A Child Arrangements Order (CAO) is a legal order where the court decides either where a child will live or who a child can spend time with and for how long. You may have previously heard them called a Residence Order.
Living with relatives can be a great option for children who can’t live with their parents, as it gives them a stable home and links to their birth family, but every case is different and there are many factors to consider.
The person named in a Child Arrangements Order shares parental responsibility for the child with the parents, and can make most important decisions on behalf of the child without needing the permission of the parents. It lasts until the child turns 18 unless the court states otherwise.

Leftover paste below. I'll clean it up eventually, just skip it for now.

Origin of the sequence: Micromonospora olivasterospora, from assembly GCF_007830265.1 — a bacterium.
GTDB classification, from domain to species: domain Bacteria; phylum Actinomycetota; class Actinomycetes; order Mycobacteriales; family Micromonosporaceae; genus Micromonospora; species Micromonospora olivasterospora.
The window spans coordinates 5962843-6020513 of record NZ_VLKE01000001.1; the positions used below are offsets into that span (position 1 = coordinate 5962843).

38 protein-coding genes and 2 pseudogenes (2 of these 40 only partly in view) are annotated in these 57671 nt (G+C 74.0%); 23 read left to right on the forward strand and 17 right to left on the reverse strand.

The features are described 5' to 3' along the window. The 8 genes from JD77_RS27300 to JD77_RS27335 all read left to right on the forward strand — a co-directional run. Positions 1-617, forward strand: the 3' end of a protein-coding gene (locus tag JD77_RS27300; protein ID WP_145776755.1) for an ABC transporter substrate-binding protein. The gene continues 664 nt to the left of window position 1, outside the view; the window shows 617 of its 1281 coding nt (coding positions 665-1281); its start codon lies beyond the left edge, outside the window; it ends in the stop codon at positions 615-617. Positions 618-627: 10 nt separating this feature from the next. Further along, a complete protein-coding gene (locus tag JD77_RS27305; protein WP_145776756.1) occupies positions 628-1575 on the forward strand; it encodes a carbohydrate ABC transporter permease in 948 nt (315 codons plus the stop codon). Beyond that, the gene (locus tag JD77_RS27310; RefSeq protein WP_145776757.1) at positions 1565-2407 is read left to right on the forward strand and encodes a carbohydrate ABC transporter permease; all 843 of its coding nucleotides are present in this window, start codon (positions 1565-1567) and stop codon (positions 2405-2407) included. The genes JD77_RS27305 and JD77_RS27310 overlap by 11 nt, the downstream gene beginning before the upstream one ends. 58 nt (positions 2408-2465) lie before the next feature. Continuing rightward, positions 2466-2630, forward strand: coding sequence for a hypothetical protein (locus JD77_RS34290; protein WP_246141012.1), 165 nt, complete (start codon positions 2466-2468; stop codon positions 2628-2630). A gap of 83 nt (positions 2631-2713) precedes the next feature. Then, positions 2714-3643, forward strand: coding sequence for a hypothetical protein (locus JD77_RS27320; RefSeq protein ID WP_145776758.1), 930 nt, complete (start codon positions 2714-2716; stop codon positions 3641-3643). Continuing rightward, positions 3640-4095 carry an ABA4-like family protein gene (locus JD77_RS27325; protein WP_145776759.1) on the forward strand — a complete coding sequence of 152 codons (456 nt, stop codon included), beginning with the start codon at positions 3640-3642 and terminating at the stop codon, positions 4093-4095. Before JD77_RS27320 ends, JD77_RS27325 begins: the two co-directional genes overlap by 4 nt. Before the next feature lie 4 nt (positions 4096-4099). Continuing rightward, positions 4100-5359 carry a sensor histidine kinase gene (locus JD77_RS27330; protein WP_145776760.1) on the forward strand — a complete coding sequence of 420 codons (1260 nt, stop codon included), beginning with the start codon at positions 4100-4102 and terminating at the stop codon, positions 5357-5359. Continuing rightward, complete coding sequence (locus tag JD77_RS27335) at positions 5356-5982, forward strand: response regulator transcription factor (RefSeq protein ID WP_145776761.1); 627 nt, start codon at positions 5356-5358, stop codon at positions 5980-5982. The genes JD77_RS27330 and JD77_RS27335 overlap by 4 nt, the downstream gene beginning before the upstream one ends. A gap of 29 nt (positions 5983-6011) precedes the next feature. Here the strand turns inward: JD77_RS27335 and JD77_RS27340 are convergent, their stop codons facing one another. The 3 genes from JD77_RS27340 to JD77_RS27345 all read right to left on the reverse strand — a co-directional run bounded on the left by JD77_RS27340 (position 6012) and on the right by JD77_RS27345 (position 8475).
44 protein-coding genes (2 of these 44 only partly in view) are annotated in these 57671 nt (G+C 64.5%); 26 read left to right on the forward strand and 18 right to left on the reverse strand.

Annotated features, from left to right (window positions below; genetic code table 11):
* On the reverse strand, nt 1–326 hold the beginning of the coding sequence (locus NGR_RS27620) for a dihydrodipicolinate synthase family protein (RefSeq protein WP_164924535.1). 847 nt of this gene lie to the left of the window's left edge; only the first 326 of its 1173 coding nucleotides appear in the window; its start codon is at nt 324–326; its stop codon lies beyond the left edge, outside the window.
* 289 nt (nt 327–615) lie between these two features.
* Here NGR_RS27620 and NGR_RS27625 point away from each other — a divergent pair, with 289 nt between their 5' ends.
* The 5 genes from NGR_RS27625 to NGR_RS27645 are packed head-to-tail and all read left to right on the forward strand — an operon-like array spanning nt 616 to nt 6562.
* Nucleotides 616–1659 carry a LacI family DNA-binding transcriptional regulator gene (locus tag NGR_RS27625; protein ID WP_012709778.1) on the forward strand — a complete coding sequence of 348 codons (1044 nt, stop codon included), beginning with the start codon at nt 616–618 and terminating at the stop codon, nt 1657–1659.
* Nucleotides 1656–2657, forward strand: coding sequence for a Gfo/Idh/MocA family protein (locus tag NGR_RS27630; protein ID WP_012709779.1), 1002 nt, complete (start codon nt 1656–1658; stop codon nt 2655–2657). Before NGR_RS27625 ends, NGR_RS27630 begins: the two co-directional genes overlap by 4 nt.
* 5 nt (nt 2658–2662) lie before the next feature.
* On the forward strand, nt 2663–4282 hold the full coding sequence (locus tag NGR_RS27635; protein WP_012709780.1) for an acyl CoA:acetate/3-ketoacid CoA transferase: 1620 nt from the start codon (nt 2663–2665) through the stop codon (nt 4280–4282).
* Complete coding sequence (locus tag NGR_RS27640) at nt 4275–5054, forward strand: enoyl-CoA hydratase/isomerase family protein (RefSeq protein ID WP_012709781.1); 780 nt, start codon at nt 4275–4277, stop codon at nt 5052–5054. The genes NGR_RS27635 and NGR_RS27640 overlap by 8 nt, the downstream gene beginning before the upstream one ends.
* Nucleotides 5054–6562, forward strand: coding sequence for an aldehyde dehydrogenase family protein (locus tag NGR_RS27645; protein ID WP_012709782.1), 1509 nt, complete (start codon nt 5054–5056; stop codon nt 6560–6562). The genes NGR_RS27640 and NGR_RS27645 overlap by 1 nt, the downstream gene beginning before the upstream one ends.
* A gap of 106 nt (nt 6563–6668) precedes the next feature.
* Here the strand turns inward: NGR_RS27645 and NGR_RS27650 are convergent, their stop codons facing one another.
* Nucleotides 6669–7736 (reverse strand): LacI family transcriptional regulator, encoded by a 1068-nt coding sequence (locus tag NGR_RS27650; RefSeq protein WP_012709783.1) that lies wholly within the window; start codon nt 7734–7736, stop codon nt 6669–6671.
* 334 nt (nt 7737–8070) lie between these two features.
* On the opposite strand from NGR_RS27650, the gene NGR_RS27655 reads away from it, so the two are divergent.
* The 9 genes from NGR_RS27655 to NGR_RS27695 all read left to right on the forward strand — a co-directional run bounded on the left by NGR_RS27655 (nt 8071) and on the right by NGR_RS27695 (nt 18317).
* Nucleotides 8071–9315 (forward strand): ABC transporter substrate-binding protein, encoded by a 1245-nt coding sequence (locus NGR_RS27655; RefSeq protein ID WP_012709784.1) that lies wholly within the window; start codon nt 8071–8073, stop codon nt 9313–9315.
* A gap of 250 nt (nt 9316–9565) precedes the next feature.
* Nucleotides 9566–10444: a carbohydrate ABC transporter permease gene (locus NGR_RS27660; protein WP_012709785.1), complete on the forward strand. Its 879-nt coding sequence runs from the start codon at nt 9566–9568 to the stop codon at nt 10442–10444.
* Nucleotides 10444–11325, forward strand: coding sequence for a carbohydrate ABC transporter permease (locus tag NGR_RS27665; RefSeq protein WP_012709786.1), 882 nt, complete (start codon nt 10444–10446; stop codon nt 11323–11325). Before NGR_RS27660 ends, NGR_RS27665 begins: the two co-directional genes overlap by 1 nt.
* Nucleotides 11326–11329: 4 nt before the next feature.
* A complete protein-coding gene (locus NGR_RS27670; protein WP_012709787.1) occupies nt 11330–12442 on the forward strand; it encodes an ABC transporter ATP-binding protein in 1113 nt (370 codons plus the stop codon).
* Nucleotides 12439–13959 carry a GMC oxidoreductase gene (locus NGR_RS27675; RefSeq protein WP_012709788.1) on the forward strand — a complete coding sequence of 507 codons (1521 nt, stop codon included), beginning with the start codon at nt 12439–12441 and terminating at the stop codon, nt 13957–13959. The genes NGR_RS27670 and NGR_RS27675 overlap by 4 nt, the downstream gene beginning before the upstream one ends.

Applying for a Child Arrangements Order is a big decision, so it is important to get independent advice before applying so you can be sure you’re making the right choice.
You can apply through a solicitor, or apply yourself and you may be able to receive support with the costs of applying through legal aid. It is important that you do seek the advice of a solicitor as they will be able to discuss your options with you.
In most cases you have to attend a mediation, information and assessment meeting (MIAM) to assess whether mediation may be a suitable way of resolving your case before you can apply for a Child Arrangements Order.
The court will usually ask either the Children and Family Court Advisory and Support Services (CAFCASS) or children’s services to prepare a welfare report, as the child’s welfare is its primary consideration. It has to follow the ‘welfare checklist’, which covers lots of points including the child’s wishes and feelings, their needs and the likely effect on the child of any change in circumstances.
Once you’ve got your Child Arrangements Order, there’s no additional entitlement to support, although you will be able to claim Child Benefit and Child Tax Credits if applicable.